In the past 40 years, there has been a surprising rise of deadly skin cancer in 18-39-year-olds. Melanoma has grown by 800% in young women and 400% in young men.
Researchers studied data on 256 young adults who were diagnosed with melanoma between 1970 and 2009, and only 4.8 cases per 100,000 people were diagnosed. But the decade ending on Dec. 31, 2009, 30.8 cases per 100,000 people occurred.
Indoor ultraviolet tanning is more popular among young women than men, which is likely why more young women are getting melanoma than men. The UV rays used in the tanning booths are cancer-causing, so those who tan indoors are 74% more likely to get melanoma than those who don’t. Plus, indoor tanners are 2.5 times more likely to get squamous cell carcinoma and 1.5 times more likely to develop basal cell carcinoma.
Although these numbers are alarming, researchers stated that death from melanoma in young people is decreasing because of the higher rate of earlier diagnosis of melanoma. This lower incidence of death is connected to how more people are aware of skin changes and better diagnostic practices. Melanoma is much easier to cure when treated earlier. So, examine your skin regularly and get anything that is changing or looks unusual checked right away.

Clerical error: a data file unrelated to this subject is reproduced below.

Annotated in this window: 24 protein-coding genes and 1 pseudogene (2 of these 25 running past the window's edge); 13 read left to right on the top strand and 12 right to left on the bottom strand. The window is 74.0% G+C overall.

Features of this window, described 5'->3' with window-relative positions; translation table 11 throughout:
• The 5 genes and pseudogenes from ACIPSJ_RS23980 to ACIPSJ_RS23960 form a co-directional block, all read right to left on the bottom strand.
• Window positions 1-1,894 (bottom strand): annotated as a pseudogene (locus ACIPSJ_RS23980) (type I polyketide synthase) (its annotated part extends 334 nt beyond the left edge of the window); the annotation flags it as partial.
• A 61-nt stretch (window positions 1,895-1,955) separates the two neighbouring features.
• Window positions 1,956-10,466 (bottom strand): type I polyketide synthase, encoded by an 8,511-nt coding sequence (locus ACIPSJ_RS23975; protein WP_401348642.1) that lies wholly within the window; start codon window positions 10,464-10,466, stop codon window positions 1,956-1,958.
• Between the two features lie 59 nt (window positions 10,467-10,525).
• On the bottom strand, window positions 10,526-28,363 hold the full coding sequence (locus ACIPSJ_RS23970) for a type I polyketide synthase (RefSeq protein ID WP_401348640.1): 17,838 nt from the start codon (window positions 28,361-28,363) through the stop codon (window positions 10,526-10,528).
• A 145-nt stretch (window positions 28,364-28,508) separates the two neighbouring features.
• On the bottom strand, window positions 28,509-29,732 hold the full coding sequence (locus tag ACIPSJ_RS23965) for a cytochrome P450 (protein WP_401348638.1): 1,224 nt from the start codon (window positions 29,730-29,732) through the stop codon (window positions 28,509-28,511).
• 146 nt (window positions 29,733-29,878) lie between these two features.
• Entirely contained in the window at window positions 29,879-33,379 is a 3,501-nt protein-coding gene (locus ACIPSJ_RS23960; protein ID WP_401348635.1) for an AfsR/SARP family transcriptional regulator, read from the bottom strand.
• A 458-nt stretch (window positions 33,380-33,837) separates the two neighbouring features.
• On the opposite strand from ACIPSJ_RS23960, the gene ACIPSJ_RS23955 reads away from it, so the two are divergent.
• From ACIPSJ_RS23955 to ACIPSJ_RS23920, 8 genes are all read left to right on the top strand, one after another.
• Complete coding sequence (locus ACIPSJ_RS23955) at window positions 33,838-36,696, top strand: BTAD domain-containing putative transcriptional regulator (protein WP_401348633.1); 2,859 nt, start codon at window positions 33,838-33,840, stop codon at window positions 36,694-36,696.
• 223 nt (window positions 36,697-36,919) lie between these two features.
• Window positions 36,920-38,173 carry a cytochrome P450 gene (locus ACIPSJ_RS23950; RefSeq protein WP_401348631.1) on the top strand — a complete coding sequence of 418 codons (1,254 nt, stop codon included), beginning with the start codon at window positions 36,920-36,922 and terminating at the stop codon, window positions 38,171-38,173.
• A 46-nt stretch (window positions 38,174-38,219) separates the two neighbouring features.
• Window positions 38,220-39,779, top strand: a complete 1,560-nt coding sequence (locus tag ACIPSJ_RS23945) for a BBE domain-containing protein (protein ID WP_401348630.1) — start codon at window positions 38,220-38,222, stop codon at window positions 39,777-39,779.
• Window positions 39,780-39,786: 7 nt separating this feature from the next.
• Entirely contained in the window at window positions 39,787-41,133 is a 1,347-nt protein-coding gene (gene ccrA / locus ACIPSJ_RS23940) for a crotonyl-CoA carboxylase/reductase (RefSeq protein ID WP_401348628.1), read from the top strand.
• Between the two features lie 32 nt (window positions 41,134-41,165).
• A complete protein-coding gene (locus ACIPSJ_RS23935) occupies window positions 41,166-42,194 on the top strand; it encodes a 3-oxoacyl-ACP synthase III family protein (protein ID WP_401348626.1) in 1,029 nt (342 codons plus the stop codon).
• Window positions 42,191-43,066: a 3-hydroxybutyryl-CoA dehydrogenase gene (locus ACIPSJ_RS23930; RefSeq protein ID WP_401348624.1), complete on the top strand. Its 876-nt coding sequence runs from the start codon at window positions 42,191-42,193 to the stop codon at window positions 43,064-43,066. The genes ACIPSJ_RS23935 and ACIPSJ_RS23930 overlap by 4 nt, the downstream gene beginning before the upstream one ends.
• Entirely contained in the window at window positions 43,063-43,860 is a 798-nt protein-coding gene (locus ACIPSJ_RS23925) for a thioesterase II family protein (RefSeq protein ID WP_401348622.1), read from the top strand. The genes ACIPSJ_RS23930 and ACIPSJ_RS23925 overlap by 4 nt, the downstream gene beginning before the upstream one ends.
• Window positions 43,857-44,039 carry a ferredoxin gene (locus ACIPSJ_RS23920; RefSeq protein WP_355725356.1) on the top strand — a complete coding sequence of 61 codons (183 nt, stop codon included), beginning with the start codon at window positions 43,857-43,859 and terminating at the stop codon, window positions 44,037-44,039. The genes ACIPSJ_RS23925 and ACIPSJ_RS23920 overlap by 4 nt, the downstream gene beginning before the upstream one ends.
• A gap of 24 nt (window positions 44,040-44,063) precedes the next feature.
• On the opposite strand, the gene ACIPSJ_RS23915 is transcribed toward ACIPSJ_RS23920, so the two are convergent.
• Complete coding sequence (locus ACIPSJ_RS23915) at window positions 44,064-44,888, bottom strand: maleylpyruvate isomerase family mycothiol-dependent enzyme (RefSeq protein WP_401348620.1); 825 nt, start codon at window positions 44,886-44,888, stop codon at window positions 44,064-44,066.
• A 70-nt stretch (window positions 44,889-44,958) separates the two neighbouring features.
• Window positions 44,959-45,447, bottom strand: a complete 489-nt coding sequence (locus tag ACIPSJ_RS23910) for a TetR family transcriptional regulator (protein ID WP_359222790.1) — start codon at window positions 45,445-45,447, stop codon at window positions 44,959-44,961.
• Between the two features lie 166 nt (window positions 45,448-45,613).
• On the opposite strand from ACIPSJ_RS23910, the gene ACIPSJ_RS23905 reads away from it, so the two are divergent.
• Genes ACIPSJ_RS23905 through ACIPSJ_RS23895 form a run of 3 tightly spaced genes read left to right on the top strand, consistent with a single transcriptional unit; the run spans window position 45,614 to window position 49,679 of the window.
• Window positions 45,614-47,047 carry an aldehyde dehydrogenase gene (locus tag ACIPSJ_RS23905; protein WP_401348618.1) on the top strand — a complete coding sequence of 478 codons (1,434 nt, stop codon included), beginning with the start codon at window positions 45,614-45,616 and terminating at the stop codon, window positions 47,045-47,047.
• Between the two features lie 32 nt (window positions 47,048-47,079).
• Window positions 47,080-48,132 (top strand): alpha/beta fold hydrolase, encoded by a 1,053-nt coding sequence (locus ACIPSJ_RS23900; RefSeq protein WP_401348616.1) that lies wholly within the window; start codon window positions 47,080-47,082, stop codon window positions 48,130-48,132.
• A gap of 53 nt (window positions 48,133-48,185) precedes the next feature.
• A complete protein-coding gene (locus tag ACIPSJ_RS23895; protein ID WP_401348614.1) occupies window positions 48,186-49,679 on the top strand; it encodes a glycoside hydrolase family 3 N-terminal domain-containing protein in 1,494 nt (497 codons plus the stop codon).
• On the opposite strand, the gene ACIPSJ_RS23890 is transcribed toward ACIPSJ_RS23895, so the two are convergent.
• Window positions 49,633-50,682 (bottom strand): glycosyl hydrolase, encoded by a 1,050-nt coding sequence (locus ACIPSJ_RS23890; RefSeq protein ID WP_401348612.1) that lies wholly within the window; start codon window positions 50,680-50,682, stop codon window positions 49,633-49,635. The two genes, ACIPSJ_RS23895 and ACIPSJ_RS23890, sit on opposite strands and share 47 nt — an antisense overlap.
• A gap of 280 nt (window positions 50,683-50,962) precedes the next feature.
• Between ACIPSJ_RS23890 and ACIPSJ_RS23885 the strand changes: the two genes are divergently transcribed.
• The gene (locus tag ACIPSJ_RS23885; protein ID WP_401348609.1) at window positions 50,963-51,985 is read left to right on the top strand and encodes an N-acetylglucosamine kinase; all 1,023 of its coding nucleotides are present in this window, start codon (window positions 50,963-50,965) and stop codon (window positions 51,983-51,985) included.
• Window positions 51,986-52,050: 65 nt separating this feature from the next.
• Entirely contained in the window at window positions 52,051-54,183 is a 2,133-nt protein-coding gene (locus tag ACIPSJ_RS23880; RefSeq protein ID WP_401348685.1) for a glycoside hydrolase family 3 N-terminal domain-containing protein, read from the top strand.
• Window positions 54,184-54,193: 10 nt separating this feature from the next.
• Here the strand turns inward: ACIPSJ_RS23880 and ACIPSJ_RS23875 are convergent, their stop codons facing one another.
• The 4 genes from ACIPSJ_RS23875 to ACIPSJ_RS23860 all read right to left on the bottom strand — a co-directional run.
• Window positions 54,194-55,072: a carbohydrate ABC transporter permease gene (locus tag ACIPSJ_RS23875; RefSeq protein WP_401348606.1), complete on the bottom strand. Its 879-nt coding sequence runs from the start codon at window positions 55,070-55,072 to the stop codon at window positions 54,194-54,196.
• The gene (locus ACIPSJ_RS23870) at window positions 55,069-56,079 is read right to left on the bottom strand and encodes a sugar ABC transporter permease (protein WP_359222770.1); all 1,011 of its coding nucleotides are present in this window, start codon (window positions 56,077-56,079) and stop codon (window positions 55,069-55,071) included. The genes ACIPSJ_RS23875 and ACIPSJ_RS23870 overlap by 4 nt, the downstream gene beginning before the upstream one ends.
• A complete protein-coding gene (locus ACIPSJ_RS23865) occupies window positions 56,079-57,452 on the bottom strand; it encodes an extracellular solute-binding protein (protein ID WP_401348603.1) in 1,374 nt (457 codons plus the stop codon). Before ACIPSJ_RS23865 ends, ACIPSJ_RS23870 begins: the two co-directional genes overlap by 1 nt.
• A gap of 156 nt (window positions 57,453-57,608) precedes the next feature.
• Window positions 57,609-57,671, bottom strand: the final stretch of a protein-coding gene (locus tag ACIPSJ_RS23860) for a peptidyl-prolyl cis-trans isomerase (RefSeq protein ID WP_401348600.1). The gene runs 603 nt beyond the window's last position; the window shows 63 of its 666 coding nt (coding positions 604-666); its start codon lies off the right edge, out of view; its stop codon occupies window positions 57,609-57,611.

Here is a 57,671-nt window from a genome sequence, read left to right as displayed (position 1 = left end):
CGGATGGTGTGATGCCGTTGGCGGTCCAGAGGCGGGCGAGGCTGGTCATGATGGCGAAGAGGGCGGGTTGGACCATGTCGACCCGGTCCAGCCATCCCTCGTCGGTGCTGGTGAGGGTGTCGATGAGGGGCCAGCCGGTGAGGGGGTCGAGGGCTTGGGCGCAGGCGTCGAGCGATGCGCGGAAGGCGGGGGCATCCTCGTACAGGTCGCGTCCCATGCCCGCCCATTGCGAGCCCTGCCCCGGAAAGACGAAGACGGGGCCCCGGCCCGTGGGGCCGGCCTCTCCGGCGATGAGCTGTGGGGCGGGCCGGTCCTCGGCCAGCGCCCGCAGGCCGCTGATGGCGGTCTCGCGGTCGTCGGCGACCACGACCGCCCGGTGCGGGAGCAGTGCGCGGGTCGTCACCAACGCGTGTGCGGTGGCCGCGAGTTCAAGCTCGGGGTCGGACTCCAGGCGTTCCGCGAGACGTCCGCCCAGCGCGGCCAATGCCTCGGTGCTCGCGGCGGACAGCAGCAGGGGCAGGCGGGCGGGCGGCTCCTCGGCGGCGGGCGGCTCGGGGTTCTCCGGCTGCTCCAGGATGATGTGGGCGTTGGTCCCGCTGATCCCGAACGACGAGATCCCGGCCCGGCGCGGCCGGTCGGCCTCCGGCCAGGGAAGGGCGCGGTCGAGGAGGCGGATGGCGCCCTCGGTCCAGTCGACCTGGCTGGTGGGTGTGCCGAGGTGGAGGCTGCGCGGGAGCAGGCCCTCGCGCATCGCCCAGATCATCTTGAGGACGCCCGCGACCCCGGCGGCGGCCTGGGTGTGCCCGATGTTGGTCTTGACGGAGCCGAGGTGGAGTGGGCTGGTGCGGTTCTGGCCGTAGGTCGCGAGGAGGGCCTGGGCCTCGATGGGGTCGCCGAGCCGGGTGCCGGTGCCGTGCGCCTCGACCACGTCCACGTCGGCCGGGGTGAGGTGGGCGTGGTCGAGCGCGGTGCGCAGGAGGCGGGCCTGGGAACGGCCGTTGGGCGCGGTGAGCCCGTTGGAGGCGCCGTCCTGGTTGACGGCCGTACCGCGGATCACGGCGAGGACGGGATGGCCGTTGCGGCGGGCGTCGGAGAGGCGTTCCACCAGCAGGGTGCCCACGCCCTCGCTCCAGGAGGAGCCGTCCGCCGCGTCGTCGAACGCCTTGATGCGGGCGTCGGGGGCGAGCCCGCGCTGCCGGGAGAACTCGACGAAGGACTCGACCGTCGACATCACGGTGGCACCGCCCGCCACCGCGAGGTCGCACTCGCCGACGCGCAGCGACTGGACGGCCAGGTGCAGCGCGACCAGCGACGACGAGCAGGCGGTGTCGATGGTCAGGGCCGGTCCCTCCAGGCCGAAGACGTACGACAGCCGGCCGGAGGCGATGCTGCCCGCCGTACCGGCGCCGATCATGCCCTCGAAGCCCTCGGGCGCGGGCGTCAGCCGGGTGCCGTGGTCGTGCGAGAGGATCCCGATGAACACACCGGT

If you have noticed changes on your skin and are concerned, to prevent your conditions from worsening, you should contact Dr. Zimmet today.